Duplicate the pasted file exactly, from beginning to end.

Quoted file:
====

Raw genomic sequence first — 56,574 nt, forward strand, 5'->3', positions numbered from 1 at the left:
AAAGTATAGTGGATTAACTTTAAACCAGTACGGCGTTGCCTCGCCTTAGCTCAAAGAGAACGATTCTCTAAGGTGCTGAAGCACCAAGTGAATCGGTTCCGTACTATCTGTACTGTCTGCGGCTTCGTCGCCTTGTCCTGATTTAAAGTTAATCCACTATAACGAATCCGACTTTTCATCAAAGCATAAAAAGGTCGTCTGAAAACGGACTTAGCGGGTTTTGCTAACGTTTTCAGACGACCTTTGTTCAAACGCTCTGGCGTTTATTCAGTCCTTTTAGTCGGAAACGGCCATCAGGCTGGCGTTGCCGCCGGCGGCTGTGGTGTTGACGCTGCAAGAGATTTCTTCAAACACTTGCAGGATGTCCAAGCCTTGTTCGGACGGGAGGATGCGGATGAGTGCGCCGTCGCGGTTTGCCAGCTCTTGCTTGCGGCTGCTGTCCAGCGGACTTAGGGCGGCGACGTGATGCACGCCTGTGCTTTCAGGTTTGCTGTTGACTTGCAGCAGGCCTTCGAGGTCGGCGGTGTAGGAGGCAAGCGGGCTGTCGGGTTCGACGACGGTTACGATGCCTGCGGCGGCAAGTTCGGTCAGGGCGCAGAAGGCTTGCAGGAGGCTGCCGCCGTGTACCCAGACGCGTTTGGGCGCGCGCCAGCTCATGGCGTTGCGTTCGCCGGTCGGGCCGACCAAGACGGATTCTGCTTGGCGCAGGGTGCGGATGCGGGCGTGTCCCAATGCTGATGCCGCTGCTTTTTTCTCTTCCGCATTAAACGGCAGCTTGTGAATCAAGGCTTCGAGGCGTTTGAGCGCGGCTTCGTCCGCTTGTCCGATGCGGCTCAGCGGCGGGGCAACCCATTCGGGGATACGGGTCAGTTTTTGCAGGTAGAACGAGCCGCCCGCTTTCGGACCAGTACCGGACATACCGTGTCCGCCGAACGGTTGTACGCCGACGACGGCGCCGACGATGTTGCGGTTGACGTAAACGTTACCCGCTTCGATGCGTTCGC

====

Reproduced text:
Raw genomic sequence first — 56,574 nt, forward strand, 5'->3', positions numbered from 1 at the left:
AAAGTATAGTGGATTAACTTTAAACCAGTACGGCGTTGCCTCGCCTTAGCTCAAAGAGAACGATTCTCTAAGGTGCTGAAGCACCAAGTGAATCGGTTCCGTACTATCTGTACTGTCTGCGGCTTCGTCGCCTTGTCCTGATTTAAAGTTAATCCACTATAACGAATCCGACTTTTCATCAAAGCATAAAAAGGTCGTCTGAAAACGGACTTAGCGGGTTTTGCTAACGTTTTCAGACGACCTTTGTTCAAACGCTCTGGCGTTTATTCAGTCCTTTTAGTCGGAAACGGCCATCAGGCTGGCGTTGCCGCCGGCGGCTGTGGTGTTGACGCTGCAAGAGATTTCTTCAAACACTTGCAGGATGTCCAAGCCTTGTTCGGACGGGAGGATGCGGATGAGTGCGCCGTCGCGGTTTGCCAGCTCTTGCTTGCGGCTGCTGTCCAGCGGACTTAGGGCGGCGACGTGATGCACGCCTGTGCTTTCAGGTTTGCTGTTGACTTGCAGCAGGCCTTCGAGGTCGGCGGTGTAGGAGGCAAGCGGGCTGTCGGGTTCGACGACGGTTACGATGCCTGCGGCGGCAAGTTCGGTCAGGGCGCAGAAGGCTTGCAGGAGGCTGCCGCCGTGTACCCAGACGCGTTTGGGCGCGCGCCAGCTCATGGCGTTGCGTTCGCCGGTCGGGCCGACCAAGACGGATTCTGCTTGGCGCAGGGTGCGGATGCGGGCGTGTCCCAATGCTGATGCCGCTGCTTTTTTCTCTTCCGCATTAAACGGCAGCTTGTGAATCAAGGCTTCGAGGCGTTTGAGCGCGGCTTCGTCCGCTTGTCCGATGCGGCTCAGCGGCGGGGCAACCCATTCGGGGATACGGGTCAGTTTTTGCAGGTAGAACGAGCCGCCCGCTTTCGGACCAGTACCGGACATACCGTGTCCGCCGAACGGTTGTACGCCGACGACGGCGCCGACGATGTTGCGGTTGACGTAAACGTTACCCGCTTCGATGCGTTCGC